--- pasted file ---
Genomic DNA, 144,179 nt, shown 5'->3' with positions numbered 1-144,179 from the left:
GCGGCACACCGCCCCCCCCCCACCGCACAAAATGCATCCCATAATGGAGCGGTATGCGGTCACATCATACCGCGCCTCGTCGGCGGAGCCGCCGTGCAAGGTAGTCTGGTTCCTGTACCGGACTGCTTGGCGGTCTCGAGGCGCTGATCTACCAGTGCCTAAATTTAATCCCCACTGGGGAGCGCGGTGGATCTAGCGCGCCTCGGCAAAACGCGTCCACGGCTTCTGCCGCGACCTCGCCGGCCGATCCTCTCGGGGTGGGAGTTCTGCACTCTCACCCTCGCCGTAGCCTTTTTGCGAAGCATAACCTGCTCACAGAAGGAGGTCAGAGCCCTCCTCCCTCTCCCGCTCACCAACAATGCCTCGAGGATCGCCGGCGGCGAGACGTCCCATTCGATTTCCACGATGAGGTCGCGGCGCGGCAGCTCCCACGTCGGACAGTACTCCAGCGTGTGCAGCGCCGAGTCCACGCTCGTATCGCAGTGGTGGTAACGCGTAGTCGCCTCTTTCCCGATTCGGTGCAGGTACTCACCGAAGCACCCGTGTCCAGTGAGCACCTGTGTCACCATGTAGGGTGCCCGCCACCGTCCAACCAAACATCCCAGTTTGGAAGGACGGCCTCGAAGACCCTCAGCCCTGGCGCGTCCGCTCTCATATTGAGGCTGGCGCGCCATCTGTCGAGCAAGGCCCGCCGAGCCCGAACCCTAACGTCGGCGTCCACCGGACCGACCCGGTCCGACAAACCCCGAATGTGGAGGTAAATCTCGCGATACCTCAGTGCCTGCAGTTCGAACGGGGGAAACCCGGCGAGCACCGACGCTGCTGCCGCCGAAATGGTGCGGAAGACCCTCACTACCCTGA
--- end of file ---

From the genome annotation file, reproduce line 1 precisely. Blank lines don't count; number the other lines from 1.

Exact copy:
Genomic DNA, 144,179 nt, shown 5'->3' with positions numbered 1-144,179 from the left: